Fly-Fishing: It’s April, and possibilities are limitless

So, how’s your trout season so far?

Sure, I’m being facetious. Today is April 3, but a Depar


So, how’s your trout season so far?

Sure, I’m being facetious. Today is April 3, but a Department of Envir­onmental Conservation regulation does not a season make.

The creeks are swollen and

frigid, the only bugs around are a few midges flitting over the water and early stoneflies along the bank. A few skilled (or lucky) bait fishermen have probably already proved, as they do every year, that trout do eat when water temperatures are still in the 30s, but by anyone’s standards, opening day fishing is slow fishing.

It’s possible to catch trout with flies, but that’s possible in January, too, on those streams that stay open to fishing all year long. The con­ditions on the trout streams right now aren’t what most of us spend our winters daydreaming about.

Even so, I submit, everything changed on Tuesday, the way it does every April Fool’s Day. Trout season is no longer coming. It’s here. And it’s all about the thing that is the very essence of springtime, and, for me, the essence of fishing: possibility.

Will this be the year you finally land a 20-inch trout on a Size 20 dry fly?

Will this be the season when the planets align and you finally hit the Beaverkill or the Battenkill at exactly the right time of the right day — with a righteous Hendrickson hatch in progress and good trout feeding voraciously at the surface?

Will this be the season that you enjoy gangbusters fishing in the March Brown hatch up on the West Branch of the Ausable, sheltered by the looming High Peaks?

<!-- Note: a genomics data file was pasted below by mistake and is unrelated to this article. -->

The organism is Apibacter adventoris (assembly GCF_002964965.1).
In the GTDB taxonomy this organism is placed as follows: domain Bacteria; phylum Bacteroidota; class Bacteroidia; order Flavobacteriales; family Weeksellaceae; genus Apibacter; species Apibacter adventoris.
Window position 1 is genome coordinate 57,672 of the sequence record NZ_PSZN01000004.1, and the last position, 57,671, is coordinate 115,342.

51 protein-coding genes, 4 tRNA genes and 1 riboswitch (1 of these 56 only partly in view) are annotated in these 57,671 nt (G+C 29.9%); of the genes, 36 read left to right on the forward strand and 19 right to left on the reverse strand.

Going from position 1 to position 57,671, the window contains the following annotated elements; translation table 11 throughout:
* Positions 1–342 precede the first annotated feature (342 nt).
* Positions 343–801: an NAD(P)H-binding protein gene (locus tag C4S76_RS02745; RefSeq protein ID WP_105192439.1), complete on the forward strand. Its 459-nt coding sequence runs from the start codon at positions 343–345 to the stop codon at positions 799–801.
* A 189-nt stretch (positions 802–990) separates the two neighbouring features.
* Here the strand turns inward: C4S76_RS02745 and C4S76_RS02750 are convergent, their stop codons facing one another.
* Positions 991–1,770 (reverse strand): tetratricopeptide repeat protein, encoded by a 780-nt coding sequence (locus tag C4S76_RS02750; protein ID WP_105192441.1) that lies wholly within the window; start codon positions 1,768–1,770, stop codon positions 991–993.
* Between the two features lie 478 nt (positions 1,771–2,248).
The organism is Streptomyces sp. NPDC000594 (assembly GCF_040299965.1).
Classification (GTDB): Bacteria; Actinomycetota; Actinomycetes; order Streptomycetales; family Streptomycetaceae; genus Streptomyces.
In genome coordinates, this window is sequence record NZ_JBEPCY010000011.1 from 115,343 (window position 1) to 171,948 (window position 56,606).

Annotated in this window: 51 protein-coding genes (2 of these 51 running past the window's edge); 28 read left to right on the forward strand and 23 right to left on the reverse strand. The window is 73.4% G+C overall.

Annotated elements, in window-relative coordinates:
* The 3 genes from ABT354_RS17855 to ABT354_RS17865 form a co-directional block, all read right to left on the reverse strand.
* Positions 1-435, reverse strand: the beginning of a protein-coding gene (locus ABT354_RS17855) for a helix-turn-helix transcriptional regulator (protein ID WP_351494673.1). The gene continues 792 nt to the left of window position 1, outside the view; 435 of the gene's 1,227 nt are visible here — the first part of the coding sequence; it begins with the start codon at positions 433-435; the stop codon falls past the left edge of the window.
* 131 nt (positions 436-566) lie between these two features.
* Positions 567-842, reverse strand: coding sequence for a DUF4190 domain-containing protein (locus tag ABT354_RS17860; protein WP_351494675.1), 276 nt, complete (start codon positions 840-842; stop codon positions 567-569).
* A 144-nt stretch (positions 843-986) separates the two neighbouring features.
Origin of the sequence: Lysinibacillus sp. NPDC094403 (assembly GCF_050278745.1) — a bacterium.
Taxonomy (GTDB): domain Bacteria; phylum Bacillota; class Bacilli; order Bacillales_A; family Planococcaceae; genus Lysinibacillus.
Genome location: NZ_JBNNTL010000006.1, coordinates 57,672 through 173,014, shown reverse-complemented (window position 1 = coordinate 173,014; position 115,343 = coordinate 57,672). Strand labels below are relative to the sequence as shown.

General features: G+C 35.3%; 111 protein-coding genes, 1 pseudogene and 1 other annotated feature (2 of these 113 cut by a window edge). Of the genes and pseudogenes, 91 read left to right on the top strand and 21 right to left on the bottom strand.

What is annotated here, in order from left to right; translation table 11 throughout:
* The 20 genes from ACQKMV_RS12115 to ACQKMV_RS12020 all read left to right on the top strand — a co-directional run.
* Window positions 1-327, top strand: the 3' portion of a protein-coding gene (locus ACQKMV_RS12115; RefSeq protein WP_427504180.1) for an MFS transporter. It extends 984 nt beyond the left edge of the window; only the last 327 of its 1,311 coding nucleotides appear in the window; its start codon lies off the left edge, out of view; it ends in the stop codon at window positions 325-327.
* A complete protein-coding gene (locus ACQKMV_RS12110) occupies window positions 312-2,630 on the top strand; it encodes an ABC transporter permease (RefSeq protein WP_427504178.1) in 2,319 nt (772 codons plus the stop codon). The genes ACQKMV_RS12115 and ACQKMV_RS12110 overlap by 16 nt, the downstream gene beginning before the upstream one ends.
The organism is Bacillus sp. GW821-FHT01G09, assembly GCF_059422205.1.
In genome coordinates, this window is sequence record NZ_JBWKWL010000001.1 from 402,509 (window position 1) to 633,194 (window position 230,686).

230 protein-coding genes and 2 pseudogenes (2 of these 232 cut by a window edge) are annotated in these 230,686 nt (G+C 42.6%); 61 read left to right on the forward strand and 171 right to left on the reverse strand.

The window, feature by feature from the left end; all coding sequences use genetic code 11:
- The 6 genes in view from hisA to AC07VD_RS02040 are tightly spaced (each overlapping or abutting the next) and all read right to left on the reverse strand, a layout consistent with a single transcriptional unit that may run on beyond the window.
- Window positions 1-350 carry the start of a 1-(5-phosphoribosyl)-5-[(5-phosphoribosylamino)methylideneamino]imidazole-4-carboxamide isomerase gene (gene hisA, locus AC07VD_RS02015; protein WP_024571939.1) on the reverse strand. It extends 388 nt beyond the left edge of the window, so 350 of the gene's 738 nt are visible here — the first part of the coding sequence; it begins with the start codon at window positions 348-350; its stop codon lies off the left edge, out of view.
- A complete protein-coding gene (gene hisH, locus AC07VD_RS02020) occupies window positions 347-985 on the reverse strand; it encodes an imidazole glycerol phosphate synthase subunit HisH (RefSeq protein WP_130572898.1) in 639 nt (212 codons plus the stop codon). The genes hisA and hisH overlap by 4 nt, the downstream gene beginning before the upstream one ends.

Will this July be the one when you finally make it to Montana?

Is this the year where you take some time away from your old haunts and go poking around the little-fished creeks of Hamilton County or the northern Catskills? Might you hold a truly native brook trout in your hand for the first time?

This year, have you made plans to spend a week on one of the great Atlantic salmon rivers of eastern Canada? Will your new desktop background on your computer at work be a picture of you holding a big, shiny specimen of the game fish of kings?

Will 2008 be the season in which you experience the Green Drake hatch on West Canada Creek for the first time, seeing the sky and the surface of the water full of huge mayflies, with trout rising all over the place?

Will you try your hand at salt­water fly-fishing this year? Might you be on Lobsterville Beach on Martha’s Vineyard at dusk or on the pitching seas of Montauk Point at first light, casting to blitzing striped bass?

So many fish, so little time: The seasons race by, each one more quickly than the last.

One of the nice things about fly-fishing is that it can take you so many places — distant locales that require air travel, even passports, but also the many different kinds of waters right here in your own area.

We are lucky to live within a few hours’ drive of big, famous dam-fed trout rivers and shady brook-trout creeks in the woods; bass ponds and impoundments, the Great Lakes and the Atlantic Ocean. No season and no lifetime are long enough to discover all their secrets, and that’s the way we like it.

Whatever kind of fishing you do and wherever you do it, my best wishes for a great 2008 season.

Categories: Sports


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